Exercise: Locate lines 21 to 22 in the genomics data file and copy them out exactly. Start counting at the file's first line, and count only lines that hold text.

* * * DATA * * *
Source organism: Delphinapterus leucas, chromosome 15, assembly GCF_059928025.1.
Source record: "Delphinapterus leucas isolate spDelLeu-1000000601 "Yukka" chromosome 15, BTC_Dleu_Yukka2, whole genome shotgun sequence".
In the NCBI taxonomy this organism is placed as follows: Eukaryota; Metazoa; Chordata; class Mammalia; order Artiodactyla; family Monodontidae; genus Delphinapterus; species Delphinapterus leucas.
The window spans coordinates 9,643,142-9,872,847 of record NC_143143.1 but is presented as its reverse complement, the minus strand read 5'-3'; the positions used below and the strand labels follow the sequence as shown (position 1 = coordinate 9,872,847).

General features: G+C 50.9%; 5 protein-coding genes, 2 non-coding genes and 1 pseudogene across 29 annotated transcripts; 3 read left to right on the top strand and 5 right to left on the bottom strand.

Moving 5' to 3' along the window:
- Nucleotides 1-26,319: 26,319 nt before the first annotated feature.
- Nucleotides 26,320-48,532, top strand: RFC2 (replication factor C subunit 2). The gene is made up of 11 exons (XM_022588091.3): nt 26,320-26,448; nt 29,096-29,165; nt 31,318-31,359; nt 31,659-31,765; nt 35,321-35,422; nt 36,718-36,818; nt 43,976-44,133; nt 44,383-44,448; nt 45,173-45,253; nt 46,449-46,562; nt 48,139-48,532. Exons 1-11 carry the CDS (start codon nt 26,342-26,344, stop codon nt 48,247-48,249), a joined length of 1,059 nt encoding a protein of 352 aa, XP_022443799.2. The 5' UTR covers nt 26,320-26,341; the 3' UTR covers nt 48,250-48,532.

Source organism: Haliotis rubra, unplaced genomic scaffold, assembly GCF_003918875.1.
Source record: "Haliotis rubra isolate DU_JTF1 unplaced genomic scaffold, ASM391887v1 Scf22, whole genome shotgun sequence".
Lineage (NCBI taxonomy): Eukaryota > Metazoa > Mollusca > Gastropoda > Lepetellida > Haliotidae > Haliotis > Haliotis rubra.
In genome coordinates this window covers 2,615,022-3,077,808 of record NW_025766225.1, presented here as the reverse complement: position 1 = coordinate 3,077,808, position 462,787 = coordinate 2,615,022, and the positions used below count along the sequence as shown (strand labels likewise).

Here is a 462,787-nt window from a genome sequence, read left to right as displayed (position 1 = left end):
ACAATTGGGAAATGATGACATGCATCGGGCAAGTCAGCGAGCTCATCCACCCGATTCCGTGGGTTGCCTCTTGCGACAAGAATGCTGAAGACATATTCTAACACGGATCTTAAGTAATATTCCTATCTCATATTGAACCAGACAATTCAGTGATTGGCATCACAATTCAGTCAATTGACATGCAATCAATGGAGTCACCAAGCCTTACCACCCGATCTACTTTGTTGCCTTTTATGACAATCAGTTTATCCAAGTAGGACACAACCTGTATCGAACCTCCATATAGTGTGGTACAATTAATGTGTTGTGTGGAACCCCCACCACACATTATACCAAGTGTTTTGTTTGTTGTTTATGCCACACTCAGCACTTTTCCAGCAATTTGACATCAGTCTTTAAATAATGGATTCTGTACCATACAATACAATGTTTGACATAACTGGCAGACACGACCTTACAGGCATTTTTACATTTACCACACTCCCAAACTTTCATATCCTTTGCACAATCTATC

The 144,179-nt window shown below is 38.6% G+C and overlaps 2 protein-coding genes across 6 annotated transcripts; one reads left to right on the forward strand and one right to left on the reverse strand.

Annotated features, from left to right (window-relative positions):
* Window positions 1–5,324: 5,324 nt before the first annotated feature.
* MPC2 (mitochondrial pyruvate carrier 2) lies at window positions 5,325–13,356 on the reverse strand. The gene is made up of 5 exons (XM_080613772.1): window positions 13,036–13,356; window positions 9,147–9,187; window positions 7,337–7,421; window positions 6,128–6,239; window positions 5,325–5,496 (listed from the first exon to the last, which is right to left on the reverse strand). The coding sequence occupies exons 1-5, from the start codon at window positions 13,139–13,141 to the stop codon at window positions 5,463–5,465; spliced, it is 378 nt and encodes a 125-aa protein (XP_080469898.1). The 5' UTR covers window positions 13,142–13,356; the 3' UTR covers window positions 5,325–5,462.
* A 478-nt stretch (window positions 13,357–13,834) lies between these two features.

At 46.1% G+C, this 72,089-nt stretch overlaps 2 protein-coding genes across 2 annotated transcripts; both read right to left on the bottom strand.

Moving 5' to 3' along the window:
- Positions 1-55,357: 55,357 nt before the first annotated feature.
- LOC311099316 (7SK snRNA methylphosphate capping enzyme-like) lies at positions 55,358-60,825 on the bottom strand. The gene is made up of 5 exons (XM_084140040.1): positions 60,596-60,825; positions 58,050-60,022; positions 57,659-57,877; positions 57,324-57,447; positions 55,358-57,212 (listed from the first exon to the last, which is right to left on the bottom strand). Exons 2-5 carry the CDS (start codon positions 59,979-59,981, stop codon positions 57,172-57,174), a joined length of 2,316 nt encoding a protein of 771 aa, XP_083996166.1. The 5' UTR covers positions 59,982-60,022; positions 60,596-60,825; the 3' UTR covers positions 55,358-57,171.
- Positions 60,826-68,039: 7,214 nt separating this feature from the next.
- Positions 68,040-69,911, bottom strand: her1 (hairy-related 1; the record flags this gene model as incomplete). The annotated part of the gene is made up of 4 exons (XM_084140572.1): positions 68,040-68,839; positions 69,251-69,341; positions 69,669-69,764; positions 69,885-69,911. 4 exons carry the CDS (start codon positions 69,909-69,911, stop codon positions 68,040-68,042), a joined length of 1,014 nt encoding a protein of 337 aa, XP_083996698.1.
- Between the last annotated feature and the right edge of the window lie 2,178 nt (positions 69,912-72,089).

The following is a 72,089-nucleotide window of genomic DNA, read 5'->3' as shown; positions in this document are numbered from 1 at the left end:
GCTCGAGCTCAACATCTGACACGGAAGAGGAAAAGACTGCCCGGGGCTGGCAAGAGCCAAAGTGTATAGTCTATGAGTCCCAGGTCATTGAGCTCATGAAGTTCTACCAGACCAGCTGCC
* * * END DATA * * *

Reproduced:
Moving 5' to 3' along the window:
- Positions 1-55,357: 55,357 nt before the first annotated feature.